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Communications Design Industry Discussion, Inspiration, & Tutorials

Feb 15, 2016

(surprise) Interview Question: What kind of Animal are you?

By On 11:01
I helped out a new job seeker with a mock interview last month, over salads and wine. This young woman is in search of a junior designer position within an educational institution--a regional behemoth. But I digress…

She did a bit of practicing before we met up and I asked her a few basic questions over bread and olive oil. In addition to the  usual suspects I decided to throw in one of those curveball questions, just to break her out of the practiced answers that she was giving. I asked:

"If you were an Animal, What Would you be?"

That actually stopped my young friend in her tracks, she looked up to the right, thinking. After a long while, she said "I don't know." The curveball completely knocked all reasonable thought out of her head. This is a tactic employed by some interviewers. It's not actually meant to leave you stuttering, but rather it's meant to see how you think critically and might see yourself in the hierarchy of the organization.

I had to tell my friend not to freak out. Instead of pursuing the question OR giving her time to pick one of the millions of species of animals that she has to choose, I asked her the following questions…speaking not as a mock interviewer, but her friend who just bought her dinner:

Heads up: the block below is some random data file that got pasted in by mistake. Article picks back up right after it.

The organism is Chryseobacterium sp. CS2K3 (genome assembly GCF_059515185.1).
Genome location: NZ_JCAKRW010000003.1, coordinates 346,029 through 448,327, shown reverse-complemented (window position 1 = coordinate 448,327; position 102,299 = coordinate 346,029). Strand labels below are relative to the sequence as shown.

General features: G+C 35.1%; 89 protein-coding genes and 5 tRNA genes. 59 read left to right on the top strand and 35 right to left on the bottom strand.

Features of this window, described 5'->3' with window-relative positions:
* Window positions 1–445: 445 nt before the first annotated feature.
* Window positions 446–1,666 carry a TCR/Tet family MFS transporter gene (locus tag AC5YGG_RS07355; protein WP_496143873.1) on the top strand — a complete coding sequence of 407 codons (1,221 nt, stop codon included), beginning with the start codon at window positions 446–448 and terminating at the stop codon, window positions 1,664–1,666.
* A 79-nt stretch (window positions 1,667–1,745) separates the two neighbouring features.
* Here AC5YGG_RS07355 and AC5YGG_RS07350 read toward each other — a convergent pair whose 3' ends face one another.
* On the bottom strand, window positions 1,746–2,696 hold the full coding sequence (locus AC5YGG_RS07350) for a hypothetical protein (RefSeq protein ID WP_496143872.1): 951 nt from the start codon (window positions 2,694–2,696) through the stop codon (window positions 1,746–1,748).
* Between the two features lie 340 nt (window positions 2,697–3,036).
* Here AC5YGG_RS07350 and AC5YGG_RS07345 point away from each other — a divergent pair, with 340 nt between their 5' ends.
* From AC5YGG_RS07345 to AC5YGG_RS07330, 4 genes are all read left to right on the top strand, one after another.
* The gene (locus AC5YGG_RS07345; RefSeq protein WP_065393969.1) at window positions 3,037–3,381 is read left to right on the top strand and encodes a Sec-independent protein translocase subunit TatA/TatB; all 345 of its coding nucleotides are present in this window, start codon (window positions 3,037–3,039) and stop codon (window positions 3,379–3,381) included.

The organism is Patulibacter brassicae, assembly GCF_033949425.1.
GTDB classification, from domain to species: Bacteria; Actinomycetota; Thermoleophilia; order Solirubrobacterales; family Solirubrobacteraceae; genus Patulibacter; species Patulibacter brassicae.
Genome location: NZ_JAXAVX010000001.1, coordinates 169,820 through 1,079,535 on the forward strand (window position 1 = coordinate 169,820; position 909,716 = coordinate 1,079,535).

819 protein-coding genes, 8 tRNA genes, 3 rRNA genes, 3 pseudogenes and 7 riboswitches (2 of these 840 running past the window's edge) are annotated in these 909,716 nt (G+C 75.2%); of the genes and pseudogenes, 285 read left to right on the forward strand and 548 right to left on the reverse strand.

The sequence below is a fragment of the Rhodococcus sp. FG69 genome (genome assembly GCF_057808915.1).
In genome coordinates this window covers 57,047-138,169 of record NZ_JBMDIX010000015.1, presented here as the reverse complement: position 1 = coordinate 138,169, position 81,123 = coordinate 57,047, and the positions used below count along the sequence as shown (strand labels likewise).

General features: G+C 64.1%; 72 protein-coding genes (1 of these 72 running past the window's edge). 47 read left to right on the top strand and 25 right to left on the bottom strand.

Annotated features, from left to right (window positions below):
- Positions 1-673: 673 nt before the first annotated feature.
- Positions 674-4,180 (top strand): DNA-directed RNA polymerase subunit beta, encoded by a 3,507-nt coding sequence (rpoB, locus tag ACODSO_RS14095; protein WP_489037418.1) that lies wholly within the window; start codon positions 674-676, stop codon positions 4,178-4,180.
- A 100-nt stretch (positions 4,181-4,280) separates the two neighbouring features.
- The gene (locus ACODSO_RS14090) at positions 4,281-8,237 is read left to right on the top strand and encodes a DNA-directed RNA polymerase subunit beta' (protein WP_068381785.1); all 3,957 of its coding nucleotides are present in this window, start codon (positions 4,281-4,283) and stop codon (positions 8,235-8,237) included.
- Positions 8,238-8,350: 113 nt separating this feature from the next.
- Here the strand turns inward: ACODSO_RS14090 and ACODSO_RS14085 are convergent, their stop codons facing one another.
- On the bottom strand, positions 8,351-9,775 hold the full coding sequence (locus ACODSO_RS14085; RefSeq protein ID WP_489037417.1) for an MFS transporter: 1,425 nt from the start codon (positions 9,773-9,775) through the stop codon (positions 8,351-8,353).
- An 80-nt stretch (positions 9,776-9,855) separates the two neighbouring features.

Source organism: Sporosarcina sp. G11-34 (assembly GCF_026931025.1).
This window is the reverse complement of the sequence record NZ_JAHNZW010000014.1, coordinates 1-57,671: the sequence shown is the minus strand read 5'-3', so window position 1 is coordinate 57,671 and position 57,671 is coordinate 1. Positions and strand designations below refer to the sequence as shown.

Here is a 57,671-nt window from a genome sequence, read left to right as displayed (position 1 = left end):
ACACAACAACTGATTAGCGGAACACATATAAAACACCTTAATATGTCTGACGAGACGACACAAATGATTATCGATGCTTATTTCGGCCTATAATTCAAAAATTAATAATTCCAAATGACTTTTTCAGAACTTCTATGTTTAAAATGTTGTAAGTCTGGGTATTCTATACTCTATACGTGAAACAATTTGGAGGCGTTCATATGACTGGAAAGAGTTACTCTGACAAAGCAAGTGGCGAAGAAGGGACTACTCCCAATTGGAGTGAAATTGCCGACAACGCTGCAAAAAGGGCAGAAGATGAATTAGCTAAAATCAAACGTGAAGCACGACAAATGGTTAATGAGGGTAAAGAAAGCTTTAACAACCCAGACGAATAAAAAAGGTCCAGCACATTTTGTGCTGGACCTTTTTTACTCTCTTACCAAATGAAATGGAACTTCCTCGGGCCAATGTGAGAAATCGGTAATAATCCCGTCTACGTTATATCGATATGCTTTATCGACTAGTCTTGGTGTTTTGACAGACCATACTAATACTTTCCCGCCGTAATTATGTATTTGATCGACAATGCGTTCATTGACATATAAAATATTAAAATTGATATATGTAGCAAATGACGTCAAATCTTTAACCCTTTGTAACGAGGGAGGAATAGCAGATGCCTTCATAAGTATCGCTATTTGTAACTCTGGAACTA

• Seriously, what do you know about the company and this job that you've applied for?
  • From what you know, can you seriously see yourself working there and making a difference to their mission? 
  • What are your traits that make it possible?

From her answers to those above, I used her words to formulate this follow up...
  • Okay, so in a setting like Organization X, that calls for hard work, and dedication to strong communities, positive growth, and increased academic achievement for youth, are your traits an appropriate fit?

How do you Answer that Question

I answered for her, "so, you would be a pit bull, or a Thai Fighting Fish, or a Rooster, or a Rabbit, or a Gecko". Pick one, or pick a completely different animal if you want. I had to explain that the actual answer is about the traits and habits that she brings to the table. She needs to pick the traits and morph these into an animal. Whatever animal.

We spent the next few minutes playing a game where I'd throw out random positive traits and she'd pick an animal and explain them in  a few words (like dolphins have great communication and organizational skills…). This was a bit of fun, but you get the idea.

In a nutshell, my friend had already thought about and outlined her strengths and what positive attributes she brought to the job. She simply needed to revisit those in order not to be blindsided by this surprise question. 

One last thing, this question may never be asked in a job interview, so don't stress yourself about coming up with the ideal animal that will play well with others in a professional setting.

More Interview Questions:

    Feb 1, 2016

    New Year, New You

    By On 11:43


    Well, Me Actually...

    I believe in starting each new year with a refreshed professional perspective:

    1. For those of us working, this is easily accomplished by refreshing updating the resume.